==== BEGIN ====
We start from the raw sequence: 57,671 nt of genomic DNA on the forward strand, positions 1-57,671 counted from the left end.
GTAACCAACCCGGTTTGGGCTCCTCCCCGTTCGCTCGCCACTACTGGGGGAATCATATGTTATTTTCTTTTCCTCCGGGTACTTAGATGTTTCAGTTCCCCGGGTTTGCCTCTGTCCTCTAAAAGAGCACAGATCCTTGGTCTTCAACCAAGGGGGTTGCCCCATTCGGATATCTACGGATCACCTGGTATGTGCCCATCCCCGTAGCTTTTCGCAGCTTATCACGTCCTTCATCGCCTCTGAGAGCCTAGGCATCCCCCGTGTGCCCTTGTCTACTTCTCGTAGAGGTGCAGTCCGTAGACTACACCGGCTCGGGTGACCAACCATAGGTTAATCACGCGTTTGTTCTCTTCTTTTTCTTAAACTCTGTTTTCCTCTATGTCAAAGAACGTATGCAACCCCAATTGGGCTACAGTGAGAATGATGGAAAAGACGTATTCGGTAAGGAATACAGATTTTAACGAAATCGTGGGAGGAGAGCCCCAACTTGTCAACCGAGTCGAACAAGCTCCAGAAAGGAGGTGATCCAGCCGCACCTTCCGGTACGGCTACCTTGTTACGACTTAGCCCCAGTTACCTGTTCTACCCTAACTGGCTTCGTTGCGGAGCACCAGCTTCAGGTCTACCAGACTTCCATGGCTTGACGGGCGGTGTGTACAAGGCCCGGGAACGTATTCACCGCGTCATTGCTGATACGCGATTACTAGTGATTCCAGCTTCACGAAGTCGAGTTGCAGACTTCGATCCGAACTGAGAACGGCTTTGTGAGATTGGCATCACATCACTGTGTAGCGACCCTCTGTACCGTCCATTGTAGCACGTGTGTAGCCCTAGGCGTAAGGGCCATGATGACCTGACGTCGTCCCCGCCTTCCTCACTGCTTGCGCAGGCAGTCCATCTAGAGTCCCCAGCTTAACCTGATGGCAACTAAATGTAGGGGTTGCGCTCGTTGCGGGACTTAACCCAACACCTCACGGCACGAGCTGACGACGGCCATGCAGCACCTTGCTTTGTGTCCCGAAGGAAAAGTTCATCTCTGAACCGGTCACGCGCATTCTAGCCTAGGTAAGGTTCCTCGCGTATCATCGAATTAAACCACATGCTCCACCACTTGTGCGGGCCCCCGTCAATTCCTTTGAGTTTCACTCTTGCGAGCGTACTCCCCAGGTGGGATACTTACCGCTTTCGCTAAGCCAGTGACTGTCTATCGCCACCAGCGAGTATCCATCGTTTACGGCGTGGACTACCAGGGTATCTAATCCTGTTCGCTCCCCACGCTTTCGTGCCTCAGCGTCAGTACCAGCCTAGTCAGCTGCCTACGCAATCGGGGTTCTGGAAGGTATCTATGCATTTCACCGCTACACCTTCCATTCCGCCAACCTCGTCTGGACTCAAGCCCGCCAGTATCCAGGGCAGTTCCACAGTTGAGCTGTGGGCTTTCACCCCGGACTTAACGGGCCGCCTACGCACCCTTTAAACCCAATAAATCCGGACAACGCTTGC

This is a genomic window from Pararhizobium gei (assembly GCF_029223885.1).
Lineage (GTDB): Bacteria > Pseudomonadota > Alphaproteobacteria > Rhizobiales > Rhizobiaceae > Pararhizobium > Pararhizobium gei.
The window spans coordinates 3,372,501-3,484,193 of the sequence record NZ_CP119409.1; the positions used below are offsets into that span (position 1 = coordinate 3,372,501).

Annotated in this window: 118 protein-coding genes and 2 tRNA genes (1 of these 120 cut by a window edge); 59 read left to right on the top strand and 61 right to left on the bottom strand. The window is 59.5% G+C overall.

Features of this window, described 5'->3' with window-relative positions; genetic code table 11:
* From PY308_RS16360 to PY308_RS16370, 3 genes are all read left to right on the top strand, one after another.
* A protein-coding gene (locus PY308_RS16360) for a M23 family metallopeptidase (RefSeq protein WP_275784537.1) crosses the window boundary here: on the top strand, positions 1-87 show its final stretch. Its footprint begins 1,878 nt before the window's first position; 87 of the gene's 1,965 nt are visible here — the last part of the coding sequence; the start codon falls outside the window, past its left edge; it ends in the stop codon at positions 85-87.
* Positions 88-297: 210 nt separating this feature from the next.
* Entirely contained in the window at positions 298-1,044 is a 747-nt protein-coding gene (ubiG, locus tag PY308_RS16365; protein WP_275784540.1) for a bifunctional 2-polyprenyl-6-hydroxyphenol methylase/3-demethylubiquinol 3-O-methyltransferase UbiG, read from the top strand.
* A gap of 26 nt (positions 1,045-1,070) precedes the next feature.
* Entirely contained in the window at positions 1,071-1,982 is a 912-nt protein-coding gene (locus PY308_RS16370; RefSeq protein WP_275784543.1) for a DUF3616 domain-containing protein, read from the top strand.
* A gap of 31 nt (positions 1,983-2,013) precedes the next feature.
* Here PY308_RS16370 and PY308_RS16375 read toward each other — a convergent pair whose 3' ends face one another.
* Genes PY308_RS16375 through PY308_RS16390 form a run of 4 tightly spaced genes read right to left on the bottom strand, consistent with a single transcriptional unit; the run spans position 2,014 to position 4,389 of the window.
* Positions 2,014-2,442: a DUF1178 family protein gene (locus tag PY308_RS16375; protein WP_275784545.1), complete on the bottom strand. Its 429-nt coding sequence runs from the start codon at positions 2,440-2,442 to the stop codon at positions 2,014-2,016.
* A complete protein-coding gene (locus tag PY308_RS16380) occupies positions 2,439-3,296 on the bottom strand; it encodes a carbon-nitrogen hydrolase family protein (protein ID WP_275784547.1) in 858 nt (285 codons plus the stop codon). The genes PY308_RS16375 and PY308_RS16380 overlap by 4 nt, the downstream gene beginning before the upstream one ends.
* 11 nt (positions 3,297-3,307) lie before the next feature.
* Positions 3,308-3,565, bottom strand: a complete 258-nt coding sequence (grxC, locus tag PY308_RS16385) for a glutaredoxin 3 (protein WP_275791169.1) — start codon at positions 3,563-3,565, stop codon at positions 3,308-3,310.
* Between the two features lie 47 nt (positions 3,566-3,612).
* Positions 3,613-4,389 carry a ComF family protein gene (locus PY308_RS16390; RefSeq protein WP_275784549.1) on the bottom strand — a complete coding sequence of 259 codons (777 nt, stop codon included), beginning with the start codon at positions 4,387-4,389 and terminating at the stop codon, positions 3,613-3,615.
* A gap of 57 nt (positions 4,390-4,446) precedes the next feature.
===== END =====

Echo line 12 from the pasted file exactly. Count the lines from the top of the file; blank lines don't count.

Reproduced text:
* A gap of 26 nt (positions 1,045-1,070) precedes the next feature.